NanoProfessor comes with professional equipment, including microscopes used in labs.
The nanotechnology industry will employ an estimated 2 million people worldwide by 2015, and with President Obama calling on colleges to ready students for the field, an Illinois-based company has introduced a program designed to teach the complex subject to undergraduates.
NanoInk introduced the 12-week learning system, called NanoProfessor, in May, and a pilot program will be launched at Minnesota’s Dakota County Technical College (DCTC) in January 2010, said Dean Hart, NanoInk’s executive vice president.
Deb Newberry, chair of DCTC’s nanoscience department, said most nanotechnology curricula are “written by Ph.D.s for Ph.D.s,” relying mostly on intricate, complicated simulations of abstract concepts. But that’s not the case with NanoProfessor.
The curriculum includes lesson plans, a textbook, and equipment such as atomic and LED (light-emitting diode) fluorescent microscopes–tools that students would use in the nanotechnology workplace. Colleges can buy the entire toolset for $300,000. NanoProfessor also helps market the program and attract students.
“It’s difficult to bring [nanotechnology courses] to the undergraduate level,” Newberry said. “And NanoProfessor builds a suspension bridge between the concept and the hands-on experience.”
Nanotechnology is the study of matter on a molecular level, employing concepts from biology, physics, and chemistry. Advocates say nanotechnology will be key in developing new electronics, medicines, and environmentally friendly materials used to make everyday products ranging from cars to sunscreen. The concept was first introduced in 1959, and current research includes federally funded studies of nanomedicine, which could maximize the effectiveness of medical treatments.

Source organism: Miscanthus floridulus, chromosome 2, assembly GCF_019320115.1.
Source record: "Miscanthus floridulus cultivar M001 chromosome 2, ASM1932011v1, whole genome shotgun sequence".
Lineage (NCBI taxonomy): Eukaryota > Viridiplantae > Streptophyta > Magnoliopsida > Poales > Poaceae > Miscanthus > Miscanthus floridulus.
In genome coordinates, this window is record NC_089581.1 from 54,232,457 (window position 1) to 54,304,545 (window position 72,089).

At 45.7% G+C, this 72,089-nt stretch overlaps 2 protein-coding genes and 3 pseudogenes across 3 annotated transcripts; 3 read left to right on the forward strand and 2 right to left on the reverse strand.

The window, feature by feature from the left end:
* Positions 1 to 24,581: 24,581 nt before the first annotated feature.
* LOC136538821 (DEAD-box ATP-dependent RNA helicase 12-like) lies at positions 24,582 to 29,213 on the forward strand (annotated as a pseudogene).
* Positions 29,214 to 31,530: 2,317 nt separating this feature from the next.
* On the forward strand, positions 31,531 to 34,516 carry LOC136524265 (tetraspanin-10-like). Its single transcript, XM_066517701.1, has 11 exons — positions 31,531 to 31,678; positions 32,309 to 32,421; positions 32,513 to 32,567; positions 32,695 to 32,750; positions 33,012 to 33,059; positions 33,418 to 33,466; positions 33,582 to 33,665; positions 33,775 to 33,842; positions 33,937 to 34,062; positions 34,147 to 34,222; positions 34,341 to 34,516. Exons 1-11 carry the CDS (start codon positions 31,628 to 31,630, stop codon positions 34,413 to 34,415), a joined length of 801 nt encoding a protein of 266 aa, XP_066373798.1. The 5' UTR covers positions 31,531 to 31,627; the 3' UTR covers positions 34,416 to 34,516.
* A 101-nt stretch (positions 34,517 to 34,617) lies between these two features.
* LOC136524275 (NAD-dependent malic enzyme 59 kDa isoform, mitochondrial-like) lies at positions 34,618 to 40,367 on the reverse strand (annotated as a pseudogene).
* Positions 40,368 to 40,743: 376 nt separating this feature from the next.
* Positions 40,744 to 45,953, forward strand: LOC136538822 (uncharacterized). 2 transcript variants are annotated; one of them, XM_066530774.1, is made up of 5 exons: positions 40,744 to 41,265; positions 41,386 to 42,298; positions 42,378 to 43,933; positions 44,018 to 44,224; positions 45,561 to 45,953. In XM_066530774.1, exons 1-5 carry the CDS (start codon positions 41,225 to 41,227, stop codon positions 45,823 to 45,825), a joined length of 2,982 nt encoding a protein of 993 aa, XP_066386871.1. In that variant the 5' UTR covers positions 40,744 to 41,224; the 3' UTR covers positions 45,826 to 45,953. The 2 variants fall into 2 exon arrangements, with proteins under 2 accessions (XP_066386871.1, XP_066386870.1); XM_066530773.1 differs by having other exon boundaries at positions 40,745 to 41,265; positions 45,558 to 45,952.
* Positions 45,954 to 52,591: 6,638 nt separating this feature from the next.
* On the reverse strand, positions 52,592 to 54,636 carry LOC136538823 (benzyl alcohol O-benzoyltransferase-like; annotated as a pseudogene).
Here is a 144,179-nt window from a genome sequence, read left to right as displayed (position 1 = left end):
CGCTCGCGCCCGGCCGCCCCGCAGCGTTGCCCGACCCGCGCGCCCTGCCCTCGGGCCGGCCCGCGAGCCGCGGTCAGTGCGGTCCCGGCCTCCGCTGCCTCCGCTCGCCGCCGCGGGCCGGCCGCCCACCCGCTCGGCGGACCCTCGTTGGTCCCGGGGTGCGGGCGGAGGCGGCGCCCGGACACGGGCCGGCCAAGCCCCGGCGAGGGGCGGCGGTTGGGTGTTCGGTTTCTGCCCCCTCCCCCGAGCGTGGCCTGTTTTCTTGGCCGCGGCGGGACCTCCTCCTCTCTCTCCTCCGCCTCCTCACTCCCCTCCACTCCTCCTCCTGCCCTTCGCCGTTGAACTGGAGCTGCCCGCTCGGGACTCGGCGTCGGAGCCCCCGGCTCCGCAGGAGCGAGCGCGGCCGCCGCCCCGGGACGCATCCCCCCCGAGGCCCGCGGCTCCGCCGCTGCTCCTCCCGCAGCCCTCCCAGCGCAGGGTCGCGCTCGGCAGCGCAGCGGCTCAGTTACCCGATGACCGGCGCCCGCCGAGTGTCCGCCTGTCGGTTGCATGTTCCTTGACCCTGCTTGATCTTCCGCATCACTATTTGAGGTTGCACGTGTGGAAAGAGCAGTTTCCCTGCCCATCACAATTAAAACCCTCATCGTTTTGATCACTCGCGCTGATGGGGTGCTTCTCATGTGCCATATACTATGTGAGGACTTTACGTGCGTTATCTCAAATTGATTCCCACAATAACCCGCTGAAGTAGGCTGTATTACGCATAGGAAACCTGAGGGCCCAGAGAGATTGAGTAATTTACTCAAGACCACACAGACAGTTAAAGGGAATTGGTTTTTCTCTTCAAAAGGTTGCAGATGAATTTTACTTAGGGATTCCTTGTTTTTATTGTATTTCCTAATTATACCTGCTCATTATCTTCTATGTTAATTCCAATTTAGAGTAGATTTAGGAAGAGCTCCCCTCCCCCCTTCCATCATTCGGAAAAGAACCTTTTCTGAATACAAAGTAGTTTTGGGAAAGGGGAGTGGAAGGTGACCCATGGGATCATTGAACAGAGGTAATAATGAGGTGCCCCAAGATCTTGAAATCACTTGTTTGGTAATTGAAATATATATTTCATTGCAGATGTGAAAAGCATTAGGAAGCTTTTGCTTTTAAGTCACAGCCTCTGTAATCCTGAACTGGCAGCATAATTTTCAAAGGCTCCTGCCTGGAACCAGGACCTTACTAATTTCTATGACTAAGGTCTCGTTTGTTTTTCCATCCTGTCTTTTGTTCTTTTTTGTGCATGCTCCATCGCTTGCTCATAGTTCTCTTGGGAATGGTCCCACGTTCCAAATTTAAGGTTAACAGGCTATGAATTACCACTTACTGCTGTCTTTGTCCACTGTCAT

The push for growing America’s nanotechnology sector was underscored last month when President Obama urged community and technical colleges to focus on the economic imperative of cutting-edge scientific training during an address at Hudson Valley Community College in New York.
“The ability of new industries to thrive depends on workers with the knowledge and know-how to contribute in those fields. Yet today, our primary and secondary schools continue to trail many of our competitors, especially in key areas like math and science,” Obama said. “From biotechnology to nanotechnology, from the development of new forms of energy to research into treatments of ancient diseases, there is so much potential to change our world and improve our lives, while creating countless jobs across America.”
Before campus officials can push for more nanotechnology training, Hart said, educators need tools for teaching students the subject, which is not widely offered in higher education.
“When the president gets behind something and makes a declaration that we need to lead in innovation … it’s clearly important,” he said. “But you need to lead in education for the innovation to come about.”
The complex concepts of nanotechnology usually grab undergraduate students’ interest, Hart said, but offering access to equipment used in high-tech laboratories could draw more young people into a field expected to be a growing part of the economy.
“Show students how to build nanoscale structures, and you can launch their careers,” he said.